A recent New York Times article titled The Master's As The New Bachelor's addresses a trend I've already noticed: the decision or desire to go straight into graduate school for lack of other options. The comment from new graduate William Klein, “it’s pretty apparent that with the degree I have right now, there are not too many jobs I would want to commit to” seems to echo what I'm hearing from a lot of recent and soon to be grads making the decision to apply immediately to graduate school. Several students have said to me, "When I look at the jobs I want, they all require a Master's degree, so that's why I'm going to get one first." Yet the question beckons, will a Master's degree suffice? It will not replace a lack of work experience, worldliness, and the knowledge of a field that only comes from interacting within it, outside the confines of ivy covered buildings. I fear that these students, unwilling to settle for entry-level jobs, may opt instead for what they see as an alternative route to success (i.e. graduate school), a comfortable route they know well from their proven track record of 16 years of academic success.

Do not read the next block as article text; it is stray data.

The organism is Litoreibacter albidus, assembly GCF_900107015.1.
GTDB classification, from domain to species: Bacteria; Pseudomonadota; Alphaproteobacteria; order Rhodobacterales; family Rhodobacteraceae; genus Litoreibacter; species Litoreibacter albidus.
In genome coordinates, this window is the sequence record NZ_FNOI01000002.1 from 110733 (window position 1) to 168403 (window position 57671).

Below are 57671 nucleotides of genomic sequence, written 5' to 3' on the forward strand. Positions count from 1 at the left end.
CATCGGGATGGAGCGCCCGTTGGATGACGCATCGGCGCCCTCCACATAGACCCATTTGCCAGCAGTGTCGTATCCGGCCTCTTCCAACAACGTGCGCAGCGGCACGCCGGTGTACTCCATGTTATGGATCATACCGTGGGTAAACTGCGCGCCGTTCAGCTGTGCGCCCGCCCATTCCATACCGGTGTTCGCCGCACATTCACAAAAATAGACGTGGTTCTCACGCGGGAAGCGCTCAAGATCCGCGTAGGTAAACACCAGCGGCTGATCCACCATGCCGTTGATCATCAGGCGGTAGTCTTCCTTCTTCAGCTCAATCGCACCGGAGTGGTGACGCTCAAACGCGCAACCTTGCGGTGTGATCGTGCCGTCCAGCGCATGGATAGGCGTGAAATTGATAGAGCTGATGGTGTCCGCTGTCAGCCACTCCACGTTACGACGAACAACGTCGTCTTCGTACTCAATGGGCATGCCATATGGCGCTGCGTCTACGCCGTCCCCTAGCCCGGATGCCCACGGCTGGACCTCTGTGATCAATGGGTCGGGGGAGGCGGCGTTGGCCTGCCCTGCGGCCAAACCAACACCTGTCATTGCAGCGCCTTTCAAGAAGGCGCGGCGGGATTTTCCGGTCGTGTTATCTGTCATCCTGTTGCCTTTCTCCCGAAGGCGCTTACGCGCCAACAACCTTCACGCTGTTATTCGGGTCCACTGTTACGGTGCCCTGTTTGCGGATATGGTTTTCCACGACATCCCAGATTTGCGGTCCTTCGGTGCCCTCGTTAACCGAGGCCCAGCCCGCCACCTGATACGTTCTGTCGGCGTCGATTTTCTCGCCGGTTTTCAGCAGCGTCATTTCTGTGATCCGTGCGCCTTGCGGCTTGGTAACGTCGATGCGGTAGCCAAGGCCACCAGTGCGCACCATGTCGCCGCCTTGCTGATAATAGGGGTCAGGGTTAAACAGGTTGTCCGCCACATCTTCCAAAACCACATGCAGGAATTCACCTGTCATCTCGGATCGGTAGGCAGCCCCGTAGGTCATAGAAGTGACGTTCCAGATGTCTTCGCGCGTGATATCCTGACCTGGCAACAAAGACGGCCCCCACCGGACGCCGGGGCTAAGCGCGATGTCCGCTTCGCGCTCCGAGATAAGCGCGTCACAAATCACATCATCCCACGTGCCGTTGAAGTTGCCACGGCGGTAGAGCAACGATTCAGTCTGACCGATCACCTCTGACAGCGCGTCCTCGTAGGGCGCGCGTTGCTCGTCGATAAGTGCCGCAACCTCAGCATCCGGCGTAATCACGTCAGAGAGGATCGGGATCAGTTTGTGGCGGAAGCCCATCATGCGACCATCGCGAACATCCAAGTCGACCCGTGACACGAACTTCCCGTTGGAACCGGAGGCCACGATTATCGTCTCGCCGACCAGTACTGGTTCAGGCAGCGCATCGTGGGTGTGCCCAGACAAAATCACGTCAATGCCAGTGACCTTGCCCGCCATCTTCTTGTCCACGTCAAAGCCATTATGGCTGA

Of course, to a large extent, the actual necessity of graduate school is industry specific. To practice law, you need a law degree. But, in higher education for instance, you're likely better off securing some experience, before attaining the Master's degree. Additionally, the value of your degree may lie, not only in the program's reputation, but also in the practical skills you will learn as a result of engaging in its coursework. Is their an internship component? A strong alumni network? Without experience in the field prior to entering a graduate program, you will need a lot more guidance and practical skills than some of your more mature counterparts.
Additionally, the decision to enter graduate school is one with serious financial implications, one which can be decided on that much more judiciously by spending some years in the field, thereby allowing for increased maturity, as well as career exploration. Had I entered graduate school immediately after college I'd still be working my way towards a PhD in history, a decision which I'd likely regret based on my own, learned, personal work place preferences and interests. I'm not saying that a Master's isn't the right route for some recent grads, but I definitely don't think it's the new Bachelor's Degree. If anything, I think it's recent graduates expectations regarding their post-graduate job options that be what's shifting.